The search for a Redding survivor continues, Part 1: The Fords

redding

Cannonball Dick Redding

So it looks like Cannonball Dick Redding’s two siblings, Leon and Minnie, each died without having any children (as did Dick) after living most, if not all, of their lives in Atlanta (unlike Dick, the wandering ballplayer), which is where the trip of siblings were raised by their parents, Richard Redding Sr. and the former Laura Ford.

Minnie died in the ATL in January 1970 and the age of 82 never (apparently) having married, while Leon passed away without he and his wife, Jessie, having offspring. (I can’t immediately determine when exactly Leon died, but he shows up in the Atlanta city directory several times into the 1950s). And, of course, the Cannonball himself never never had kids with his wife, Edna. (Edna, by the way, appears to have remarried quickly after Dick died in New York’s Pilgrim State Hospital in 1948, to William Wortham, a wealthy real estate magnate in New York City.)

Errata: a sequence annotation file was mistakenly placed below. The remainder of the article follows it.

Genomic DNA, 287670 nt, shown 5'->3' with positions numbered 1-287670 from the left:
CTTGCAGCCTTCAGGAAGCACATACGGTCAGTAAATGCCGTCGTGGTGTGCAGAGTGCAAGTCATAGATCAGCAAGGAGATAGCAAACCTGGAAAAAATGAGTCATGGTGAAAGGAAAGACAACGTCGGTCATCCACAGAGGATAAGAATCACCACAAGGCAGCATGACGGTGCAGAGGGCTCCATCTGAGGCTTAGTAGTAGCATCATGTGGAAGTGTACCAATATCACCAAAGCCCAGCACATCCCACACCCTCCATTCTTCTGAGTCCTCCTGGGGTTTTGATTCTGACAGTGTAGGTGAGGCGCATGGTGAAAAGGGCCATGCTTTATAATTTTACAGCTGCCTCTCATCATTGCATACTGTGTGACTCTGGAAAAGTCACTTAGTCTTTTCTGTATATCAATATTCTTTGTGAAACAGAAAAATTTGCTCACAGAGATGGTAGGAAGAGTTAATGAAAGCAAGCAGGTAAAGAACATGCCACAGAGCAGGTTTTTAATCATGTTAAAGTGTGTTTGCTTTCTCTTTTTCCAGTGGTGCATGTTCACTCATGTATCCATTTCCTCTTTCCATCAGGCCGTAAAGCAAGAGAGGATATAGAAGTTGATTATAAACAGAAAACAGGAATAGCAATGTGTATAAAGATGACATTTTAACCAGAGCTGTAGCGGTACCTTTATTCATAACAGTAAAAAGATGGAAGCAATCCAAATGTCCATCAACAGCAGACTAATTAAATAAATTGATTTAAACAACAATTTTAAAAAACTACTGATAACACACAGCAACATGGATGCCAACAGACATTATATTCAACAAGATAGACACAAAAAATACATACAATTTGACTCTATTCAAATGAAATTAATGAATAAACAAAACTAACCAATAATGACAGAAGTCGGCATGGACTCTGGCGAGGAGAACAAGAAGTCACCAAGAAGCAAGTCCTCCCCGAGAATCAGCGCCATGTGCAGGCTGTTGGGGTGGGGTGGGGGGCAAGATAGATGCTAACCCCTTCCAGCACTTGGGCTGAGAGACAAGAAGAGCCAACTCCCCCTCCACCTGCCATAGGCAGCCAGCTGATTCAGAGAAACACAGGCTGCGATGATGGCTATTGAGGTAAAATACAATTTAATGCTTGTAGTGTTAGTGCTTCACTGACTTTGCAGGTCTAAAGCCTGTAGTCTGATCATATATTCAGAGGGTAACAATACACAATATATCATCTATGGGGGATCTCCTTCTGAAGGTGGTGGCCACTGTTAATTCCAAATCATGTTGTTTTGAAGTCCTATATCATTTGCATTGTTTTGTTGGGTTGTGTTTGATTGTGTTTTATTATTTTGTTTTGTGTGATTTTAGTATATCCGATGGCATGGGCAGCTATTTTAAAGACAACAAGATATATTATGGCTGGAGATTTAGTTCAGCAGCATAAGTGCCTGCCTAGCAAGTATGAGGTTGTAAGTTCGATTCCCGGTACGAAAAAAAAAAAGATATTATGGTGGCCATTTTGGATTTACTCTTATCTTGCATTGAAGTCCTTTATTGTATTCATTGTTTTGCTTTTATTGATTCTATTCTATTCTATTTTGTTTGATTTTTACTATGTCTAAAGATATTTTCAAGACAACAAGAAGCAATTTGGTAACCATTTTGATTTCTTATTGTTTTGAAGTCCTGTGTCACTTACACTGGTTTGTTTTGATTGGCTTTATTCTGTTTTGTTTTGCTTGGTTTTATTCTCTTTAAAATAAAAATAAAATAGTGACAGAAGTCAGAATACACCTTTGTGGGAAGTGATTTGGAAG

So Cannonball never had any children, nieces or nephews, which severely crimps our chances of finding a living descendant/relative who could shed some light on why the famed pitcher was committed to a Long Island psychiatric center and, perhaps more importantly, why and how he died there in 1948.

While ensuing posts will give an update on the other avenues of obtaining that info I’m taking — i.e. human sources, phone calls, emails, etc. — this one the next post will go via the documentation path to find out if Cannonball Dick Redding had any uncles, aunts or cousins, even distant, who could have been progenitors of a continuing family line …